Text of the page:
I always loved the idea of Ireland. This book finally brought me here. I always loved the idea of Yeats, the firebrand poet. This book brought me to his life and work in a way that made it vibrant, meaningful and completely, timelessly relevant.

Tuesday, July 14, 2015

Top 10 succulent Southern lines from Harper Lee's Go Set a Watchman

Can we set the controversy aside for a moment and just enjoy what a masterful writer Harper Lee is? I devoured Go Set a Watchman in one sitting this morning with just the right balance of laughs out loud and lumps in my throat. The Southern dialogue and character sketches are incredibly rich, astonishingly well done when you think how young she was. As I read, I grabbed screenshots of one great line after another, just so I could revisit and wallow in her wordsmithery.

A few of my favorites:
1) "The music instructor. He taught a course in what was wrong with Southern church music. He was from New Jersey. He said we might as well be singing 'Stick your snout under the spout where the gospel comes out' ..."

2) "A bigot. Not a big one, just an ordinary turnip-sized bigot."

3) "You've turned and tackled no less than your own tin god." [Apply as needed to swirling controversy.]

4) "If you wish to continue in darkness, that is your privilege." [I can think of so many uses for this one!]

5) "There's nothing like a blood-curdling hymn to make you feel at home."

6) "Hypocrites have just as much right to live in this world as anybody."

7) "Human birth is most unpleasant. It's messy, it's extremely painful, sometimes it's a risky thing. It is always bloody. So it is with civilization."

8) "Underwood, who in his time had published memorial verses of indeterminate variety, said he still couldn't publish this one because it was blasphemous and didn't scan."

9) "Prejudice, a dirty word, and faith, a clean one, have something in common: they both begin where reason ends."

10) "Oh dear. Oh dear me, yes. The novel must tell a story."

Bonus line to keep in your hip pocket for the right opportunity: "Aunty," she said cordially, "why don't you go pee in your hat?"

Goodbye to magnificent Miss Ellie, mom of Susan G. Komen and Nancy G. Brinker

So sad to hear about the death of Miss Ellie Goodman, mom of the fabulous Goodman sisters, Susan G. Komen and Ambassador Nancy G. Brinker. It was a joy getting to know her while I was working on Nan's book, Promise Me. Miss Ellie was 90 years old then, still remarkably sharp, and one of the most authentically beautiful human beings I've ever known.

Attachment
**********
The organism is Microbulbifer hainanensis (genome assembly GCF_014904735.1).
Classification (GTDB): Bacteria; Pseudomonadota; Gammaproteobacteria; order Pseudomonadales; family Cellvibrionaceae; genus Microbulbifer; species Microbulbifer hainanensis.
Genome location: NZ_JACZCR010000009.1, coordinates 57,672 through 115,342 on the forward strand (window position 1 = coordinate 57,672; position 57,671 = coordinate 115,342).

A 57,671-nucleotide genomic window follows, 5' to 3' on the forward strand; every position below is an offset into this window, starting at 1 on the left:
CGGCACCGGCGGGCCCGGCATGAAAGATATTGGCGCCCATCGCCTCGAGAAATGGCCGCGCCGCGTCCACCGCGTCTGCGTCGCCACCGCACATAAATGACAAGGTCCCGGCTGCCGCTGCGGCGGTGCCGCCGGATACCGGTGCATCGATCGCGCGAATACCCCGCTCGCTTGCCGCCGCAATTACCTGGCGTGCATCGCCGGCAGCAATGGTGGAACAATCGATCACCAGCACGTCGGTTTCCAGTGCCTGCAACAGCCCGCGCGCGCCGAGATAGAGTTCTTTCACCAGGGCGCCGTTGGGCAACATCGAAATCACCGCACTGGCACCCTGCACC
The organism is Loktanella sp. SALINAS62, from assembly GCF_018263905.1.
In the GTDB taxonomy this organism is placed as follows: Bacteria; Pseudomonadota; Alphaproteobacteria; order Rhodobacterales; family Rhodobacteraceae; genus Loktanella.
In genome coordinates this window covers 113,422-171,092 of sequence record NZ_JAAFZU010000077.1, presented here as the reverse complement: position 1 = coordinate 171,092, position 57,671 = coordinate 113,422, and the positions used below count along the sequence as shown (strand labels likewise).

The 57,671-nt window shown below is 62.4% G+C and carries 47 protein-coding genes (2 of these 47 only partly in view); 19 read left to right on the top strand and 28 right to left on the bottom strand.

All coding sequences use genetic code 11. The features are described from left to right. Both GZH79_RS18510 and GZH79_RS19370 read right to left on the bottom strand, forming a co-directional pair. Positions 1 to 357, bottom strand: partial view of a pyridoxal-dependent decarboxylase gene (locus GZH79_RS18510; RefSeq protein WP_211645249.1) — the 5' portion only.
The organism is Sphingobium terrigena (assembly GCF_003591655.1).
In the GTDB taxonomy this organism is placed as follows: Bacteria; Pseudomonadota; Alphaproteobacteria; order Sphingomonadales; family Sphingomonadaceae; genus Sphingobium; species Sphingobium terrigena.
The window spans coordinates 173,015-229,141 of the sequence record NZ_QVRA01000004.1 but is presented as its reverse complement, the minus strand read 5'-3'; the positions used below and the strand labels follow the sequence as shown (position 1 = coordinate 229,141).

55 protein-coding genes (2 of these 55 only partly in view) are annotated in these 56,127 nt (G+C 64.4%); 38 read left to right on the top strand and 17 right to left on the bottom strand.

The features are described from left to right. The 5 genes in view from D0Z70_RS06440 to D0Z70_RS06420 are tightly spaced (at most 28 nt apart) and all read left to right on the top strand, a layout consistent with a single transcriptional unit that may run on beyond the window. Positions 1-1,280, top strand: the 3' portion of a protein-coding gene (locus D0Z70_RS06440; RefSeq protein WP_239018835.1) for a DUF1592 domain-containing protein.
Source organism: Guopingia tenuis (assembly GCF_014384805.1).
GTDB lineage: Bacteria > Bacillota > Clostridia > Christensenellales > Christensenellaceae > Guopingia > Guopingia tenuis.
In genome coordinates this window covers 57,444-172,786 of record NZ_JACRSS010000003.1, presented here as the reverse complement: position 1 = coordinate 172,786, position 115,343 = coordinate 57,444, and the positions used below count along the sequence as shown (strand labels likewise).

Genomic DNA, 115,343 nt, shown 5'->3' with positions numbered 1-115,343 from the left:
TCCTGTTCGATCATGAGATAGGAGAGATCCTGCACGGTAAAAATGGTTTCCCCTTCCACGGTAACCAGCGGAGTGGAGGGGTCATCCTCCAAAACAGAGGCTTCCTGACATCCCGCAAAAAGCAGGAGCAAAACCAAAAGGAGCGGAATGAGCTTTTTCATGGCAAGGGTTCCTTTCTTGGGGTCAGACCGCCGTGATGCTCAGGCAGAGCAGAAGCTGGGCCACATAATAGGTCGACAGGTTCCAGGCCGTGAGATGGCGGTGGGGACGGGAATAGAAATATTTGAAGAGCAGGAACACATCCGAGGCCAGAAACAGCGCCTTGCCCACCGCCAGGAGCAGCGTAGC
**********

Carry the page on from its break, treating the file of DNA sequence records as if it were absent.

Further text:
Tough and direct, she'd seen her share of heartbreak, but there was not whiff of bitterness about her. She was joyful, generous and quick-witted, but also deeply pragmatic and very smart. Once you meet Miss Ellie in the pages of the book, you quickly understand why Suzy and Nancy grew up with a deeply ingrained sense of service to others and an unbreakable bond with one another.

From Promise Me:
Mom was beautiful and stylish, making the most of everything, even when there was little money to work with. Aunt Rose passed along an evening dress with a beautifully crafted pearl and rhinestone collar. The fancy gown was too big and not something mother had occasion to wear, but she snipped off the collar and sewed it onto a plain black dress Fritzi had made for her. And when that dress became faded and worn, Mommy snipped the collar off and sewed it onto the next generation. Old photographs show her blossoming into that collar. At first, on a girl of twelve, it seems a bit much, but by the time she was in her late teens, it looks elegant and proud. Instead of the collar glitzing her up, she’s the one making the old hand-me-down look like something special. 
… She understood the difference between service and servitude and wore her traditional role the same way she always wore the perfect shoes: she liked feeling comfortable, functional, and beautiful. Mom never questioned or denigrated the different choices made by other women, but this was her choice, and she never regretted it. An unquestionably liberated woman, my mother did exactly what she wanted to do…

A few months before my parents were married, Grandma Fritzi took ill with a kidney infection. A simple thing, these days: usually little more than an inconvenience. Ten minutes in the physician’s office. Ninety seconds at the pharmacy drive-through. Penicillin, the drug that would have saved her, was discovered quite by accident in 1928 and first tested on human subjects in 1939. In 1940, when Fritzi’s fever drove her to the hospital, that simple but effective remedy was in the pipeline and would be commonly available just a few years later—barely a breath in the scope of history. Meanwhile, sulfa drugs were all the rage, the most potent weapon there was against battlefield infection; soldiers were issued a powdered form in their first aid kits. But because of its low solubility, sulfanilamide tended to crystallize in the kidneys when taken internally. Fritzi’s doctor—drunk, Mother maintains to this day—accidentally gave Fritzi a toxic dose.

Poor Mommy crouched in the corner of the hospital room as her mother, this angel of mercy, died in twisting agony. It left her grief-stricken, infuriated, and radicalized. From that day forward, contrary to the “doctor’s orders” standard of the times, Mom was unfashionably fearless about questioning the judgments of God and doctors who think they’re God’s golf buddies…